Moving to Malaga

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What to know if you're moving to Malaga

Malaga's hot, dry climate makes it an appealing place to move to and the Costa Del Sol is particularly popular with expatriates from around the world who are either at, or near, retirement age. Read one for more details on this city, its climate, and visas for Spain.


All about Spain

With over 8,000 kilometers of beaches, Spain is one of Europe’s favorite vacation spots: no wonder that moving to Spain puts every expat in a good mood. InterNations GO! provides you with basic information on Spain, including advice on visa requirements and public transportation.
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Relocating to Malaga

The busy tourism sector is one of the most important industries in the city, although investment in a new port development has improved Malaga’s reputation as a vital transportation hub. Sites such as the Contemporary Art Center and Trade Fair and Congress are popular places to visit. 

About the City

Some six million people visit Malaga as tourists every year, so during the summer months the population of the city and surrounding area is much larger than in the depths of the winter. Spanish is the dominant language but many locals have a firm grasp of English too. 

Since the 1970s the number of expatriates moving to Malaga has been on the rise, with a large number of British and German nationals now calling the Spanish city home. Many expatriates in Malaga choose to stay near the coastline rather than in the city center.

Roman Catholicism is the dominant religion in Malaga, although there is also a substantial Protestant population living in the city. The Church of Jesus Christ of Latter-day Saints is becoming increasingly popular in Malaga, and Islam is also on the rise with more mosques opening in the city. There is a synagogue and the Jewish Association has a presence in Malaga.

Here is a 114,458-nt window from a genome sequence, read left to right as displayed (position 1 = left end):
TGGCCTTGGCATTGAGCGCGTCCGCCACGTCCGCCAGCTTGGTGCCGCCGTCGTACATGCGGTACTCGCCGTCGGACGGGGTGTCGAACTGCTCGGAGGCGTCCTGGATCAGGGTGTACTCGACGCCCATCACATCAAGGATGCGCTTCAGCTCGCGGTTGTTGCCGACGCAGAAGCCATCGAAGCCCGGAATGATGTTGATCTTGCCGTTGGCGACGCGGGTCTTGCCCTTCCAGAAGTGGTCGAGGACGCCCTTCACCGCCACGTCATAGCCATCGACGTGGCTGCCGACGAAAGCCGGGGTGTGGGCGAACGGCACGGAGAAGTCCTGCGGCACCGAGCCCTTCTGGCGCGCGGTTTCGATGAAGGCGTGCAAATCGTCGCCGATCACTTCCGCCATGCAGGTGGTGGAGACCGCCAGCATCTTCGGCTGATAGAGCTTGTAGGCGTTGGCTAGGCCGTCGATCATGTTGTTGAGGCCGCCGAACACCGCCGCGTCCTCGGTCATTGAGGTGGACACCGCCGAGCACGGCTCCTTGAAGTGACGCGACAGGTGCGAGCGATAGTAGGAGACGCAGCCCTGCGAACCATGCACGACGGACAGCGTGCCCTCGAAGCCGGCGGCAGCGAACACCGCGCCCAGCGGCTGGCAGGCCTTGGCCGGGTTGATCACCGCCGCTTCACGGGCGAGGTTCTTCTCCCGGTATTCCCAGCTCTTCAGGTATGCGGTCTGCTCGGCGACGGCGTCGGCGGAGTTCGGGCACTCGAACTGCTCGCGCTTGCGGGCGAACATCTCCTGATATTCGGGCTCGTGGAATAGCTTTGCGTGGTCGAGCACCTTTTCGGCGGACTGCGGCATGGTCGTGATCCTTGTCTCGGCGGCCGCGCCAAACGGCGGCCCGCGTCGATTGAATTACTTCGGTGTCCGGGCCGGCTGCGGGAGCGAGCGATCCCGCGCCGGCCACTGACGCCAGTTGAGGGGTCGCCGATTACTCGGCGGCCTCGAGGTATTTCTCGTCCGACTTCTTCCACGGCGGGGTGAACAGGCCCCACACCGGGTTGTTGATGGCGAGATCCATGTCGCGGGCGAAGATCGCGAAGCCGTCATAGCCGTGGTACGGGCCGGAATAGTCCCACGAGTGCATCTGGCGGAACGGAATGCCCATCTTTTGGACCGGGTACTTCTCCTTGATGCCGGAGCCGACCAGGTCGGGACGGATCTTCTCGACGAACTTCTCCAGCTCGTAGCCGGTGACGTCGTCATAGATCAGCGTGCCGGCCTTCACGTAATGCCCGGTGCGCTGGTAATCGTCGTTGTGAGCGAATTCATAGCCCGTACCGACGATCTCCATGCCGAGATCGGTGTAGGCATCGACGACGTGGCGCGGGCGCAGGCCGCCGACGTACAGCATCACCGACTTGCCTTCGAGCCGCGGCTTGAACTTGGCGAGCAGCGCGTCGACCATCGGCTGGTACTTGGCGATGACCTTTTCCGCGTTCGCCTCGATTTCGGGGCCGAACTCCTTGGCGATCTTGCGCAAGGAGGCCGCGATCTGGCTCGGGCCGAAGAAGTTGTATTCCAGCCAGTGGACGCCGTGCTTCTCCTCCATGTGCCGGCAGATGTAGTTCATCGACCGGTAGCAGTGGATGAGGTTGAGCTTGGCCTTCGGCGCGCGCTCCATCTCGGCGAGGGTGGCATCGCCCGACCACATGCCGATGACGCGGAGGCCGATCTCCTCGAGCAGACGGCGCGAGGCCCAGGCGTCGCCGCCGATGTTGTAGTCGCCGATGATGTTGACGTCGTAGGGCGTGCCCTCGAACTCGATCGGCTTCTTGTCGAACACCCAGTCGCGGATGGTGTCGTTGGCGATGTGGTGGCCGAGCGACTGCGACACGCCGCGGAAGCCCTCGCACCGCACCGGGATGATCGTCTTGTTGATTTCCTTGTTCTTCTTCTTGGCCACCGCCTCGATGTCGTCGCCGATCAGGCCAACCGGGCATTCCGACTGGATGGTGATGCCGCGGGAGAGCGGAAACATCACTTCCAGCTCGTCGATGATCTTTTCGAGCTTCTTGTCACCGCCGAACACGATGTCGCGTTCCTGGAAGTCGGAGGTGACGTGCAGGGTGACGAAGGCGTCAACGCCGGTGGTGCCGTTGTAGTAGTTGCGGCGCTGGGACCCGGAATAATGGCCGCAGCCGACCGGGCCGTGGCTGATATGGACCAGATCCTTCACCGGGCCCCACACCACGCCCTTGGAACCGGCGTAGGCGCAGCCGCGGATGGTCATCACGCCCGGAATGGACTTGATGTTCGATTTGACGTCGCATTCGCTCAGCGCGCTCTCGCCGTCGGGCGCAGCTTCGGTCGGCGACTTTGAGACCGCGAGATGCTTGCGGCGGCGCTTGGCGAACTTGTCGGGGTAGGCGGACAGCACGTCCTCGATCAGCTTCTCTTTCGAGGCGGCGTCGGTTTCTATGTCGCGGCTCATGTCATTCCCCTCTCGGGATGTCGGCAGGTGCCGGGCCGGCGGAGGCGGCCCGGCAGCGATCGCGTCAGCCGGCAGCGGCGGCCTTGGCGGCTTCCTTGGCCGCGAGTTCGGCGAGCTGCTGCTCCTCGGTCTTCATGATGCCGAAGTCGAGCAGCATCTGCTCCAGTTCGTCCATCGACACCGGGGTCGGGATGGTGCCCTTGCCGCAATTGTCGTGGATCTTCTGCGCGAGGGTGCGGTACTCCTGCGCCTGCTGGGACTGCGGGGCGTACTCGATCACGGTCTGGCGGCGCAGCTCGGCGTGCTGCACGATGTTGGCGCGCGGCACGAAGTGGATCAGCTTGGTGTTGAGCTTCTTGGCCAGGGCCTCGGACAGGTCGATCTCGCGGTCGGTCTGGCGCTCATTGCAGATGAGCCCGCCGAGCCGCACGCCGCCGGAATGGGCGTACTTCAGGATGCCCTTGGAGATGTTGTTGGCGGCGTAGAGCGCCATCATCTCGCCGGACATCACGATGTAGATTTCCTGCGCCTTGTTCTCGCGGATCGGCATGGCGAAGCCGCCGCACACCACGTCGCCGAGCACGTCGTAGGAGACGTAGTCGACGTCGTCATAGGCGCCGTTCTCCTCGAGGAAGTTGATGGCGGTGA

The Climate in Malaga

Malaga’s stunning climate is one of the top reasons expatriates move to Malaga. The city has a Mediterranean climate and the summers tend to be long, hot and dry, while the winters are mild.

No European city with a population over 500,000 is warmer than Malaga and during the hottest months of the year — June to September — temperatures tend to be around the 30°C mark. It is rare for the mercury to dip below freezing in Malaga and even the winters are warm compared to much of the rest of Europe as the Malaga Mountains block out the weather from the north.

Summer officially lasts from April to November in Malaga, but the climate is so pleasant even for the other six months of the year that the city remains a popular place for both tourists to visit and expats to move to. 

Visas for Spain

Expatriates planning to move to Malaga who are from the European Union, Iceland, Norway and Switzerland do not require a visa to enter Spain. However, new residency requirements have been introduced for EU citizens who are planning to live in Spain for more than three months.

Passports and travel documents must be valid during the duration of the expatriate’s visit to Spain. Any expats who have a valid residence permit in any of the Schengen member states are entitled to re-enter the Schengen area without showing a visa as long as they are able to produce proof of residence and their passport.

Expats from outside of the EU should allow at least two weeks for the document to be processed. For more information on how to a visa for Spain, please refer to the corresponding section in our article on Moving to Spain.

InterNations GO!
by InterNations GO!
01 July 2015

Living in Malaga

Malaga is one of the oldest cities in the world, with a history dating back around 2,800 years. It is the sixth largest city in Spain and its location makes it the southernmost big city in Europe. Find more about expat life Malaga, from transportation to culture and safety in this article.
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Working in Malaga

Malaga relies heavily on its tourism sector, new investments have kept the construction industry busy and thousands of people are employed in the city's high-tech, science and industrial park. Find out more about the local economy, job hunting and work permits in this guide.
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